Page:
Asked by the interviewer whether Facebook will hand control of “some of these difficult decisions” to an outside body, Clegg said: “Absolutely. That’s exactly what it means. At the end of the day there is something quite uncomfortable about a private company making all these ethical adjudications on whether this bit of content stays up or this bit of content gets taken down.

“And in the really pivotal, difficult issues what we’re going to do — it’s analogous to a court — we’re setting up an independent oversight board where users and indeed Facebook will be able to refer to that board and say well what would you do? Would you take it down or keep it up? And then we will commit, right at the outset, to abide by whatever rulings that board makes.”

Speaking shortly afterwards on the same radio program, Damian Collins, who chairs a UK parliamentary committee that has called for Facebook to be investigated by the UK’s privacy and competition regulators, suggested the company is seeking to use self-serving self-regulation to evade wider responsibility for the problems its platform creates — arguing that what’s really needed are state-set broadcast-style regulations overseen by external bodies with statutory powers.

“They’re trying to pass on the responsibility,” he said of Facebook’s oversight board. “What they’re saying to parliaments and governments is well you make things illegal and we’ll obey your laws but other than that don’t expect us to exercise any judgement about how people use our services.

“We need as level of regulation beyond that as well. Ultimately we need — just as have in broadcasting — statutory regulation based on principles that we set, and an investigatory regulator that’s got the power to go in and investigate, which, under this board that Facebook is going to set up, this will still largely be dependent on Facebook agreeing what data and information it shares, setting the parameters for investigations. Where we need external bodies with statutory powers to be able to do this.”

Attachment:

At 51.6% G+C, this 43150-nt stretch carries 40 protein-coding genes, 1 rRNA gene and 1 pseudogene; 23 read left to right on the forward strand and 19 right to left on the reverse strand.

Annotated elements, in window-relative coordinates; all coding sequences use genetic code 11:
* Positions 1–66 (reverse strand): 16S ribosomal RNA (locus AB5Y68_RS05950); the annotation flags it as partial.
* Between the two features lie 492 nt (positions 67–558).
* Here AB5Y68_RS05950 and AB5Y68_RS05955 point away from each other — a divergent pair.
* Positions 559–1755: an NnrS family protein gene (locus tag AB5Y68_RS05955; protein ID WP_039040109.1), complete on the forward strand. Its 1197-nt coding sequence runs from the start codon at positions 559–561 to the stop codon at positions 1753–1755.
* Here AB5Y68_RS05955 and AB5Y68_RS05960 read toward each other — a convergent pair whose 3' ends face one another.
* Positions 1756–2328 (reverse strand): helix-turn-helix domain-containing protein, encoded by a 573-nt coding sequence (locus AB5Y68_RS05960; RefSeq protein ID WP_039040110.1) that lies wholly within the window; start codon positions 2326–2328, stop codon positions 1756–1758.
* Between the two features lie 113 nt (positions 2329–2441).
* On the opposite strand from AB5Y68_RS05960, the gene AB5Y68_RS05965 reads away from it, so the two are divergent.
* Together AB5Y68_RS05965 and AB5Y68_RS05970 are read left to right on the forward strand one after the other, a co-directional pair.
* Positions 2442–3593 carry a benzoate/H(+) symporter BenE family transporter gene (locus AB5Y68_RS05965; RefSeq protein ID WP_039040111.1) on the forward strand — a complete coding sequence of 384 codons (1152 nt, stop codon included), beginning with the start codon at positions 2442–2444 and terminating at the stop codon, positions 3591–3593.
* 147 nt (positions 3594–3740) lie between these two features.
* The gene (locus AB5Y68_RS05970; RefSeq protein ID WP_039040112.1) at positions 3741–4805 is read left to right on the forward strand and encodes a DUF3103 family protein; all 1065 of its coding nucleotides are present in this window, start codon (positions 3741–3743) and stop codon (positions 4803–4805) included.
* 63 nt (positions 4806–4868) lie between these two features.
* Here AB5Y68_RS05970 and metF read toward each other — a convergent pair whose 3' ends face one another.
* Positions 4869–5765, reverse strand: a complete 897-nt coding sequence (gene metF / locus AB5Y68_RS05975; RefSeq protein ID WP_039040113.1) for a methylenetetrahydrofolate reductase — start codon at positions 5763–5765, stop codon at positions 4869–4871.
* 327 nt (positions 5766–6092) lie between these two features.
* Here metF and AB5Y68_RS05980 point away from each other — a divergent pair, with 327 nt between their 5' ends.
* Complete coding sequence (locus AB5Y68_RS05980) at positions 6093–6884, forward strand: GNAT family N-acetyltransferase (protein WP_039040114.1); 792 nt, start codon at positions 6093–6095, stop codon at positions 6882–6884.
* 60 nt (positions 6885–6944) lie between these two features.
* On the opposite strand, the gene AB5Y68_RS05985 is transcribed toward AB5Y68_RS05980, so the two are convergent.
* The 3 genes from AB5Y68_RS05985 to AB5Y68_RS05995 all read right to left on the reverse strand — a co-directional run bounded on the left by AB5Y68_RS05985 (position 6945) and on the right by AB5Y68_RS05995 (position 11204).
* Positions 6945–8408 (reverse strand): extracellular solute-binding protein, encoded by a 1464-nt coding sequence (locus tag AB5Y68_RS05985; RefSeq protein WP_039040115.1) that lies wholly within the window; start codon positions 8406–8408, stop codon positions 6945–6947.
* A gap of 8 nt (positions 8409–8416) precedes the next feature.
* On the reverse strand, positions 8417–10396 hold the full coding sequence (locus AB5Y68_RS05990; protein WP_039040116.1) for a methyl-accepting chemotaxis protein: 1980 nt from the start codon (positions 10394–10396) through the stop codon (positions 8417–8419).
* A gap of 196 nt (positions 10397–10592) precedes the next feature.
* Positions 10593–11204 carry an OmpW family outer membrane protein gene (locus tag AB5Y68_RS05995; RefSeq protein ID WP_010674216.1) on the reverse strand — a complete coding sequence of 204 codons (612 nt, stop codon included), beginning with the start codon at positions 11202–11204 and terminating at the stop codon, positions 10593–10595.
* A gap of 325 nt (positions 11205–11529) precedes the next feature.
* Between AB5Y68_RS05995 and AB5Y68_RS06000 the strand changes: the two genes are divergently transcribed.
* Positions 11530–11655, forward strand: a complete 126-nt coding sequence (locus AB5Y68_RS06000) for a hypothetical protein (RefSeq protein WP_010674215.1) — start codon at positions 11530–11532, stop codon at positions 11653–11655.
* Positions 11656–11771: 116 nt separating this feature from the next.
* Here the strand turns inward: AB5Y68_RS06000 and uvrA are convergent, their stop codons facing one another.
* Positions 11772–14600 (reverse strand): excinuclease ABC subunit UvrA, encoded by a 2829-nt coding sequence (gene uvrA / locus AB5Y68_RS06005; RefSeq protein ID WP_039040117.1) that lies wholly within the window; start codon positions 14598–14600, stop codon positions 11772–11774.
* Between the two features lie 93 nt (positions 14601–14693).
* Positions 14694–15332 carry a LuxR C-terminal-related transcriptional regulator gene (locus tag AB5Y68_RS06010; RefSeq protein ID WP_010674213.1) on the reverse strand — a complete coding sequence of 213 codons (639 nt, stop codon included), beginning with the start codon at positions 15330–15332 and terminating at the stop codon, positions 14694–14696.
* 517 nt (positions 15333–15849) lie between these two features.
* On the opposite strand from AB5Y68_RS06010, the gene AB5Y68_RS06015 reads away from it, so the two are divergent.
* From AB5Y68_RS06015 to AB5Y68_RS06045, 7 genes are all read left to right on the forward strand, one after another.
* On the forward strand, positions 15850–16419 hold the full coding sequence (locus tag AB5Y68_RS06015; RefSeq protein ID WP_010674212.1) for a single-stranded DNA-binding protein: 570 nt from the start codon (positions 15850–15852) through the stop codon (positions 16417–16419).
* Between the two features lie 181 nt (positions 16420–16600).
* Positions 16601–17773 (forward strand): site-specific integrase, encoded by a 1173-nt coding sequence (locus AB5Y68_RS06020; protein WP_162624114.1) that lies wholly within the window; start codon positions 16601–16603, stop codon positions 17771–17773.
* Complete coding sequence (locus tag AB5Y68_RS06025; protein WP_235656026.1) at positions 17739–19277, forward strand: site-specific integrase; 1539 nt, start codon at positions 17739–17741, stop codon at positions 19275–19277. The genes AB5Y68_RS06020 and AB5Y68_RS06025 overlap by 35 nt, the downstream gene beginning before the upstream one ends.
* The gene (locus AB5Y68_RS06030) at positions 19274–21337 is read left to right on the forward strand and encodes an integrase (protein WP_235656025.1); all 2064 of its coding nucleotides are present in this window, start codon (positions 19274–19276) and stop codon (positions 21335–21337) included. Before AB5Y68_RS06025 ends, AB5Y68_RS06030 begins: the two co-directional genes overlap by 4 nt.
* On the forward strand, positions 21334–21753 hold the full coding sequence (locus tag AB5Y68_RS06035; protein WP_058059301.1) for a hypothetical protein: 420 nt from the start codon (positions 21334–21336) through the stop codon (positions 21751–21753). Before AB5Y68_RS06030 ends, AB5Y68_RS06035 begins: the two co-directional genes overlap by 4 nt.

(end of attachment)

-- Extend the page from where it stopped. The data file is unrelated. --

Clegg’s speech later today is also slated to spin the idea that Facebook is suffering unfairly from a wider “techlash”.

Asked about that during the interview, the Facebook PR seized the opportunity to argue that if Western society imposes too stringent regulations on platforms and their use of personal data there’s a risk of “throw[ing] the baby out with the bathwater”, with Clegg smoothly reaching for the usual big tech talking points — claiming innovation would be “almost impossible” if there’s not enough of a data free for all, and the West risks being dominated by China, rather than friendly US giants.

By that logic we’re in a rights race to the bottom — thanks to the proliferation of technology-enabled global surveillance infrastructure, such as the one operated by Facebook’s business.

Clegg tried to pass all that off as merely ‘communications as usual’, making no reference to the scale of the pervasive personal data capture that Facebook’s business model depends upon, and instead arguing its business should be regulated in the same way society regulates “other forms of communication”. Funnily enough, though, your phone isn’t designed to record what you say the moment you plug it in…

“People plot crimes on telephones, they exchange emails that are designed to hurt people. If you hold up any mirror to humanity you will always see everything that is both beautiful and grotesque about human nature,” Clegg argued, seeking to manage expectations vis-a-vis what regulating Facebook should mean. “Our job — and this is where Facebook has a heavy responsibility and where we have to work in partnership with governments — is to minimize the bad and to maximize the good.”

He also said Facebook supports “new rules of the road” to ensure a “level playing field” for regulations related to privacy; election rules; the boundaries of hate speech vs free speech; and data portability —  making a push to flatten regulatory variation which is often, of course, based on societal, cultural and historical differences, as well as reflecting regional democratic priorities.

It’s not at all clear how any of that nuance would or could be factored into Facebook’s preferred universal global ‘moral’ code — which it’s here, via Clegg (a former European politician), leaning on regional governments to accept.